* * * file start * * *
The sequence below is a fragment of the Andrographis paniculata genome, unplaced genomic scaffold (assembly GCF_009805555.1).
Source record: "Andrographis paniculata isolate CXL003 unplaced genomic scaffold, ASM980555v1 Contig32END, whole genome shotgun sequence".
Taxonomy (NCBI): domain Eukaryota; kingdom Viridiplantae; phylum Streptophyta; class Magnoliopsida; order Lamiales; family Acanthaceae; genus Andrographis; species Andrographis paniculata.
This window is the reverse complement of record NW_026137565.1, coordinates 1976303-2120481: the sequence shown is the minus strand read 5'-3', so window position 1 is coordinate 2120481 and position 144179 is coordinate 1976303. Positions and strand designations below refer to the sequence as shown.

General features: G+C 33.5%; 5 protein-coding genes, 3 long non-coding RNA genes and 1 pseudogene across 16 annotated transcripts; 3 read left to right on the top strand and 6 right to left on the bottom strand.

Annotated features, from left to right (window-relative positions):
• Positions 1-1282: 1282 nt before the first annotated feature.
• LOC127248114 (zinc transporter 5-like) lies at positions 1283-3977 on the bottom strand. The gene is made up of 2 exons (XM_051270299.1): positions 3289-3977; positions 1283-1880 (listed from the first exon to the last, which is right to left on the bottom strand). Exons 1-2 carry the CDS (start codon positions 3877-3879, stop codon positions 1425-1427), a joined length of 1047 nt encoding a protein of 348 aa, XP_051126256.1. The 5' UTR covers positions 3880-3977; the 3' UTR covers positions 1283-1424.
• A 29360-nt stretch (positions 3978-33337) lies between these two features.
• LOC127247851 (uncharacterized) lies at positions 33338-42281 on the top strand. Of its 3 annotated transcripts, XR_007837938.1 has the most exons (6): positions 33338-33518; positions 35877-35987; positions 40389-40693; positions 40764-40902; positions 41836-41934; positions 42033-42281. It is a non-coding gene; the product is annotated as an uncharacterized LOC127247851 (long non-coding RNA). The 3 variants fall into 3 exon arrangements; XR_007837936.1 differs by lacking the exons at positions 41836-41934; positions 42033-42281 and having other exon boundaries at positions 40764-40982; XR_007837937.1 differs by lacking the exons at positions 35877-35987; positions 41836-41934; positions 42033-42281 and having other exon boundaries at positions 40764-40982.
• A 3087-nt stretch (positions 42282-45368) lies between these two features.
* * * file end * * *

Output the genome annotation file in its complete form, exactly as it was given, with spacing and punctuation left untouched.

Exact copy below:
The sequence below is a fragment of the Andrographis paniculata genome, unplaced genomic scaffold (assembly GCF_009805555.1).
Source record: "Andrographis paniculata isolate CXL003 unplaced genomic scaffold, ASM980555v1 Contig32END, whole genome shotgun sequence".
Taxonomy (NCBI): domain Eukaryota; kingdom Viridiplantae; phylum Streptophyta; class Magnoliopsida; order Lamiales; family Acanthaceae; genus Andrographis; species Andrographis paniculata.
This window is the reverse complement of record NW_026137565.1, coordinates 1976303-2120481: the sequence shown is the minus strand read 5'-3', so window position 1 is coordinate 2120481 and position 144179 is coordinate 1976303. Positions and strand designations below refer to the sequence as shown.

General features: G+C 33.5%; 5 protein-coding genes, 3 long non-coding RNA genes and 1 pseudogene across 16 annotated transcripts; 3 read left to right on the top strand and 6 right to left on the bottom strand.

Annotated features, from left to right (window-relative positions):
• Positions 1-1282: 1282 nt before the first annotated feature.
• LOC127248114 (zinc transporter 5-like) lies at positions 1283-3977 on the bottom strand. The gene is made up of 2 exons (XM_051270299.1): positions 3289-3977; positions 1283-1880 (listed from the first exon to the last, which is right to left on the bottom strand). Exons 1-2 carry the CDS (start codon positions 3877-3879, stop codon positions 1425-1427), a joined length of 1047 nt encoding a protein of 348 aa, XP_051126256.1. The 5' UTR covers positions 3880-3977; the 3' UTR covers positions 1283-1424.
• A 29360-nt stretch (positions 3978-33337) lies between these two features.
• LOC127247851 (uncharacterized) lies at positions 33338-42281 on the top strand. Of its 3 annotated transcripts, XR_007837938.1 has the most exons (6): positions 33338-33518; positions 35877-35987; positions 40389-40693; positions 40764-40902; positions 41836-41934; positions 42033-42281. It is a non-coding gene; the product is annotated as an uncharacterized LOC127247851 (long non-coding RNA). The 3 variants fall into 3 exon arrangements; XR_007837936.1 differs by lacking the exons at positions 41836-41934; positions 42033-42281 and having other exon boundaries at positions 40764-40982; XR_007837937.1 differs by lacking the exons at positions 35877-35987; positions 41836-41934; positions 42033-42281 and having other exon boundaries at positions 40764-40982.
• A 3087-nt stretch (positions 42282-45368) lies between these two features.